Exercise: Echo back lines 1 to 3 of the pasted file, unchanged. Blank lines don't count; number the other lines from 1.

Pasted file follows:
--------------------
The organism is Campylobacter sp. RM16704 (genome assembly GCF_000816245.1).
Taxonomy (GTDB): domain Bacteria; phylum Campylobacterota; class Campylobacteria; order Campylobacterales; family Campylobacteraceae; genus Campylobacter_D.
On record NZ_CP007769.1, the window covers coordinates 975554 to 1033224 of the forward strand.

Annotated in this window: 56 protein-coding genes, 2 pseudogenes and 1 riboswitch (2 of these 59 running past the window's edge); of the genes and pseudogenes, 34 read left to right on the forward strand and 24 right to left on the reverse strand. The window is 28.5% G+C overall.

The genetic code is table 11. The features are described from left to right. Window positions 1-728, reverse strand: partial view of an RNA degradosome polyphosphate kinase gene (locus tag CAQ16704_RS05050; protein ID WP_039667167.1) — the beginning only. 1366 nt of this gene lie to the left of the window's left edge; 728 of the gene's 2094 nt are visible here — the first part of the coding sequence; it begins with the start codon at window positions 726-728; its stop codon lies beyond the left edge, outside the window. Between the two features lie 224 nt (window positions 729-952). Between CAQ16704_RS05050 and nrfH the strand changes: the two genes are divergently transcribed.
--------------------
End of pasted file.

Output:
The organism is Campylobacter sp. RM16704 (genome assembly GCF_000816245.1).
Taxonomy (GTDB): domain Bacteria; phylum Campylobacterota; class Campylobacteria; order Campylobacterales; family Campylobacteraceae; genus Campylobacter_D.
On record NZ_CP007769.1, the window covers coordinates 975554 to 1033224 of the forward strand.